Source: Universe Today
Scientists have discovered that our brains, much like digital cameras, engage in “geotagging” to associate memories of events with the places where they occurred. By recalling special cells that “fuse” to memories, the brain’s hippocampus creates a mental map that links events with specific locations. While this major discovery explains why we can almost always remember where a significant event took place, researchers are still on the hunt for “time stamps” or cells that connect memories with particular chronological periods. The puzzle of how the human mind creates context has another piece, but there’s still a long way to go before it is complete.
The torch for the upcoming Sochi Games has already enjoyed several firsts: first to be in outer space, first to visit the world’s deepest lake, and first to get to the North Pole. And now it has also become the first to ever set its bearer ablaze. In a scene worthy of the “Hunger Games” saga, a Russian Olympic torchbearer was accidentally set on fire yesterday. The bobsledder, Pyotr Makarchuk, was parading the Olympic flame trough crowds of spectators in Siberia when a gas leak set alight his jacket. Fortunately, the flames were quickly put out and he was unharmed.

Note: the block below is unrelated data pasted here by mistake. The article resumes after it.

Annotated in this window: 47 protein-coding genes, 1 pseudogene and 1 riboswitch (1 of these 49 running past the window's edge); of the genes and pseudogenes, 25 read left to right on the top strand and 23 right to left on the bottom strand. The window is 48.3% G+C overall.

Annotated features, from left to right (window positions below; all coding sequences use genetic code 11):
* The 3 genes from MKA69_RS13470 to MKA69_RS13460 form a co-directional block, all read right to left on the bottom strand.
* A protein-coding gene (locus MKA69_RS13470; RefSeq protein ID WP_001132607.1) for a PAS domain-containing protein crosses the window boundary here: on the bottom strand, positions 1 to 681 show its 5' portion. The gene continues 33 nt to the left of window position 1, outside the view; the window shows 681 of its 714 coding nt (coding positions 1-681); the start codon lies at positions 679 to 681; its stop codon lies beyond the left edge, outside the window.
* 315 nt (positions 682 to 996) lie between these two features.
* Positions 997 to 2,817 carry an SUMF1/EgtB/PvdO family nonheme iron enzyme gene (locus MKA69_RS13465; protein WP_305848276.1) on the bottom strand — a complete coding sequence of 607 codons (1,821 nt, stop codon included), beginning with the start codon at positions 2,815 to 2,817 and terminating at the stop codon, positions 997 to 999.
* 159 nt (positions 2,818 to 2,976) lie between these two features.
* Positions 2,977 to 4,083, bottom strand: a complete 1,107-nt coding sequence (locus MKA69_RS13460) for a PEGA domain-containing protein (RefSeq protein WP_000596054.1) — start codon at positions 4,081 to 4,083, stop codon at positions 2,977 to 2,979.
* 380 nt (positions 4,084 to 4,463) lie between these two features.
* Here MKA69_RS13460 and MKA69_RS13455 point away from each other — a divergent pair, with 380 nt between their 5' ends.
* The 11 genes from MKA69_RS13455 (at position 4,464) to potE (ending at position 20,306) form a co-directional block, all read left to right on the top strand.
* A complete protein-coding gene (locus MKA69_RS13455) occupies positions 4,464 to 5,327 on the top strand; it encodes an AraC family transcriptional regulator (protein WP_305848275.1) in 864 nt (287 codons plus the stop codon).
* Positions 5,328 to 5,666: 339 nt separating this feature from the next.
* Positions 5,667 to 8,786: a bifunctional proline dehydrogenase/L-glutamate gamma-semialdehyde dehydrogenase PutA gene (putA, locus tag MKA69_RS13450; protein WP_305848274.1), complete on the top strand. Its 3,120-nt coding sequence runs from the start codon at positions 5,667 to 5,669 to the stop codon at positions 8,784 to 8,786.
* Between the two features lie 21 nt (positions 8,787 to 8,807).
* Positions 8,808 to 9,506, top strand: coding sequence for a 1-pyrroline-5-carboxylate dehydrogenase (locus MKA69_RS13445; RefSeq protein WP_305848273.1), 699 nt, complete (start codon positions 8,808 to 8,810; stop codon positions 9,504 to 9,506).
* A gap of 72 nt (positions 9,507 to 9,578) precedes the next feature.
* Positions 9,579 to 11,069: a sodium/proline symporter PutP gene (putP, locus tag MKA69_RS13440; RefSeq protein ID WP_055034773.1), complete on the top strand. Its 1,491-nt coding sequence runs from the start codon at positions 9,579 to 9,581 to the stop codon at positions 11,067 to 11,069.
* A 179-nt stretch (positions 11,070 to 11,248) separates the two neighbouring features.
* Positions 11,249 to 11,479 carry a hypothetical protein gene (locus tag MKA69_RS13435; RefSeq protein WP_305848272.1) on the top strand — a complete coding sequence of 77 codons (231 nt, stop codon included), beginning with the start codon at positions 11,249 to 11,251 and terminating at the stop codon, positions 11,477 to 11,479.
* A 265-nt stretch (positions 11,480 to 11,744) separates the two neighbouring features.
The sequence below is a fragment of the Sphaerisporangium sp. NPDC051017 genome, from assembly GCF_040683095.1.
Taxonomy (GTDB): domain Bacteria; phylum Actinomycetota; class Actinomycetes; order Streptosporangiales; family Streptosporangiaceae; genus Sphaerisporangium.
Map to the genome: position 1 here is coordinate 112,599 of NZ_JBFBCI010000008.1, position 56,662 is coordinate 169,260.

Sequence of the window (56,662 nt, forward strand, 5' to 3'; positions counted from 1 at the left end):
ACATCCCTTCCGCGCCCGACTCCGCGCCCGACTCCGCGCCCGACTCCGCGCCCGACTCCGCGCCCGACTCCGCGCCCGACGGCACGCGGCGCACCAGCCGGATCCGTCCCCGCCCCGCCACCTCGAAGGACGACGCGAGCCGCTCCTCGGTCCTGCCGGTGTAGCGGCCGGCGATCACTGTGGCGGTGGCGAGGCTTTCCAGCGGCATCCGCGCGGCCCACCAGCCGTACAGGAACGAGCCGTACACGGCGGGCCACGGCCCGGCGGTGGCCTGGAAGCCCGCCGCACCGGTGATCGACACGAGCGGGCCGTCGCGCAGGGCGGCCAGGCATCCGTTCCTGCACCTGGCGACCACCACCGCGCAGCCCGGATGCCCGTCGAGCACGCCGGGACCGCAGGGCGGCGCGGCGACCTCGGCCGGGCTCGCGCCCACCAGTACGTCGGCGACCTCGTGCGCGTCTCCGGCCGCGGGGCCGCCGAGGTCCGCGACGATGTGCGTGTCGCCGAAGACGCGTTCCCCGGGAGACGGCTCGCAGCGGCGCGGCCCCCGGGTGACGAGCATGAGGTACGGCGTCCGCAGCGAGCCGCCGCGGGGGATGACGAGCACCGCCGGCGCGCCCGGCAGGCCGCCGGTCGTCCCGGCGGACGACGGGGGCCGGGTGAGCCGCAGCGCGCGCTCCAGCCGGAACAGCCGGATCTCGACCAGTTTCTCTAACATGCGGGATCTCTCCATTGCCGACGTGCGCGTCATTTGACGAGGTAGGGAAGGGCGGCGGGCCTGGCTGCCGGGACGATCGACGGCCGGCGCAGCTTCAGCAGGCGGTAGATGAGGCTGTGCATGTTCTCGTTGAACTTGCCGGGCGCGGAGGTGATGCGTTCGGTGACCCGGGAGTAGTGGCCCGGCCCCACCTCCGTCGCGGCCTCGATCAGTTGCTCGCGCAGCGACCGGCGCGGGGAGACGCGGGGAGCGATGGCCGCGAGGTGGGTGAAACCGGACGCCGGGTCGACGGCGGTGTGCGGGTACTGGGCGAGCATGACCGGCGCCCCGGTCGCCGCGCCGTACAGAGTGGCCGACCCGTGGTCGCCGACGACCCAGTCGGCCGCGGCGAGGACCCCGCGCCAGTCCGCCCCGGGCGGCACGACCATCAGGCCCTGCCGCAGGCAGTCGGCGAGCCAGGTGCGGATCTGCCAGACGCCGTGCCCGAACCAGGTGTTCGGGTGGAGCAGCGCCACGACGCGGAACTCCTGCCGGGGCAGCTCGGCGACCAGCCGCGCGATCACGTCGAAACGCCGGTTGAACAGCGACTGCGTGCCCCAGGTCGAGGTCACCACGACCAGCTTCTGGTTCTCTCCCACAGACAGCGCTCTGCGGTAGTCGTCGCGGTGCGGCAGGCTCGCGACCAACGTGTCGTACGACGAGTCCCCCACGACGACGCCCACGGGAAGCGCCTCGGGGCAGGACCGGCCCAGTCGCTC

With just a couple weeks left in the season, college football rivalries are heating up. The biggest match-up of the weekend will be the “Iron Bowl” between longtime rivals Alabama and Auburn. The stakes are high: the winner will earn a spot in the SEC Championship game and have the inside track to the National Championship game. The No. 1 Crimson Tide, winner of the last two national championships, takes on a No. 5 Tigers squad that has made a remarkable turnaround under new coach Gus Malzahn and still has a chance at the national title game as well.
Source: USA Today